Al Noor has taken the initiative a step further and set up a shop to portray the talents of students. Smiles ‘n’ Stuff at the centre sells craft items that are hand-made by the students: from T-shirts and tea towels to stationery and handbags, there’s a vast array of unique items for shoppers to get their hands on. Chantal Saado, 23, who has Down’s Syndrome, was already employed at the store, and a handful of former students were paid to create products. “I love working here,” she beamed. “I would also like to be a part of the MAF Fashion initiative if I have the time,” she said, as she returned change to a customer who had picked up a tote bag.

The Al Noor centre has been providing skill-based and vocational training to students for the past three decades, with the support of His Highness Shaikh Mohammed bin Rashid Al Maktoum, Vice-President and Prime Minister of UAE, Ruler of Dubai. Vocational training is split into four areas: carpentry, screen printing (printing logos onto T-shirts and stationery), sewing and baking (the cookies baked and sold are delicious).

“MAF Fashion is an ideal partner to showcase the skills of Al Noor’s students while enabling us to further develop artistic and vocational opportunities for them. Funds raised through the Hands & Hearts initiative will help many of our students get the skills and training to help them integrate into employment opportunities in the UAE,” pointed out Isphana.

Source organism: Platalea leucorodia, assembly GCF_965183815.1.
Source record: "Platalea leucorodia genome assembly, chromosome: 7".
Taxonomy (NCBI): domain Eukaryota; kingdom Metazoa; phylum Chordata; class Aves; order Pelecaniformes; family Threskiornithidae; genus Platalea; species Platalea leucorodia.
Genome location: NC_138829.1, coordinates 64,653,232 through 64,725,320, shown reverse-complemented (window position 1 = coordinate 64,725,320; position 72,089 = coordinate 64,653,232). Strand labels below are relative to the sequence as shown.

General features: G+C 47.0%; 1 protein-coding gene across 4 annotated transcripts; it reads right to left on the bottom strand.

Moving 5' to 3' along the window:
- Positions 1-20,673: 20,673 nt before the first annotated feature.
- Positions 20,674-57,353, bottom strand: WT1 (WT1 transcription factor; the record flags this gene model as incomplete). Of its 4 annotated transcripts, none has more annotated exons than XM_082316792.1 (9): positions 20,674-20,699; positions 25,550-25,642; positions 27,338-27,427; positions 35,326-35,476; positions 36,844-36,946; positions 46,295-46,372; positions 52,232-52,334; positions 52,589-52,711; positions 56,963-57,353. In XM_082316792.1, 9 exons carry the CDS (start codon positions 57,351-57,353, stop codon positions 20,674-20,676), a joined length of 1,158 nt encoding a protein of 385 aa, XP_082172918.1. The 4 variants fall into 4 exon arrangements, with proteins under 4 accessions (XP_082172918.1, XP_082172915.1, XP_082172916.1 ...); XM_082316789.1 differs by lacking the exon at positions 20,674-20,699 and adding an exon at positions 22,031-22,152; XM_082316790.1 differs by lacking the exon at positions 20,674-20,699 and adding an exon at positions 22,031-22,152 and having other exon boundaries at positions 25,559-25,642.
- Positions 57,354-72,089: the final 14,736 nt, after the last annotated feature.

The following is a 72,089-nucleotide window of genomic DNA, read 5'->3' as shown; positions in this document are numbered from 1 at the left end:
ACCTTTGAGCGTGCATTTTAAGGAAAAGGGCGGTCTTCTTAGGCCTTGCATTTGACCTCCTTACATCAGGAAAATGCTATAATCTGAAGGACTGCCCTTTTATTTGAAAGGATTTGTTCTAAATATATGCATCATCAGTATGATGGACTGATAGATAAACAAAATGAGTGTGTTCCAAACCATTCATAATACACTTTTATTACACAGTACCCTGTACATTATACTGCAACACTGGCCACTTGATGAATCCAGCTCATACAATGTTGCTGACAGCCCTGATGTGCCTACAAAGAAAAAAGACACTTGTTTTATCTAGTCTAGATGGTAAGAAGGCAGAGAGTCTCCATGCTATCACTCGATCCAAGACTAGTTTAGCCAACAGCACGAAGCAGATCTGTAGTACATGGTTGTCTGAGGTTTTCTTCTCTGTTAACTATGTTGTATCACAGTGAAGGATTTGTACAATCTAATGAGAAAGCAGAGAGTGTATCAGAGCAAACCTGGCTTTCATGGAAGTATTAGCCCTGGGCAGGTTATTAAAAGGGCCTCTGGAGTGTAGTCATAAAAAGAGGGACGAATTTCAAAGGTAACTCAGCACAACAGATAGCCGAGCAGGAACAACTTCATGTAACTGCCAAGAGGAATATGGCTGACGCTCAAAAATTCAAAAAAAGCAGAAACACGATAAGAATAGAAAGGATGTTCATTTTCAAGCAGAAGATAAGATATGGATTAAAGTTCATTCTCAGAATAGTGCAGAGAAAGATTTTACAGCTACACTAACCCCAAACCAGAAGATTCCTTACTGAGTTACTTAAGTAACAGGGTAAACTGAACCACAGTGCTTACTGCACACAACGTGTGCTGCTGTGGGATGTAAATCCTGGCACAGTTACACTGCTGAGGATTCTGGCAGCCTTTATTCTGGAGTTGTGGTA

Asil Attar, CEO, Majid Al Futtaim Fashion is excited about making this collaboration a long-term one. “The Hands & Hearts event reflects our long-term goals, which are to empower the Al Noor students through investing in their training and supporting their development. Through this passionate collaboration, we aim to enhance their lives by enabling them to gain independence and establish career paths in an exciting retail environment,” she said.

Come January, MAF Fashion’s social responsibility programme will see the business introduce a scheme where young adults with disabilities are given the opportunity to work in a retail environment, starting on a volunteering basis but then empowered through vocational training into a full time position. “The training has already begun for them. We have been giving them objective tasks for five collections of apparel and 25 different evening bags. It’s been challenging for them but they have loved being a part of it and we have also benefitted in the process,” she added.

There is never a right or wrong for doing arts and crafts, and here these children can gain equal footing. “Although not every work will always be worthy of sale or even public display, every child can still feel a sense of worth and accomplishment at what she has created. And this self expression can become a direct link to social interaction and a very concrete way to express themselves,” Ipshana said.

As we prepared to leave the premises, the students at the centre offered plenty of smiles and hugs. Isphana concluded, “Our children have the ability and they have the capability to be active. Please give them a chance.”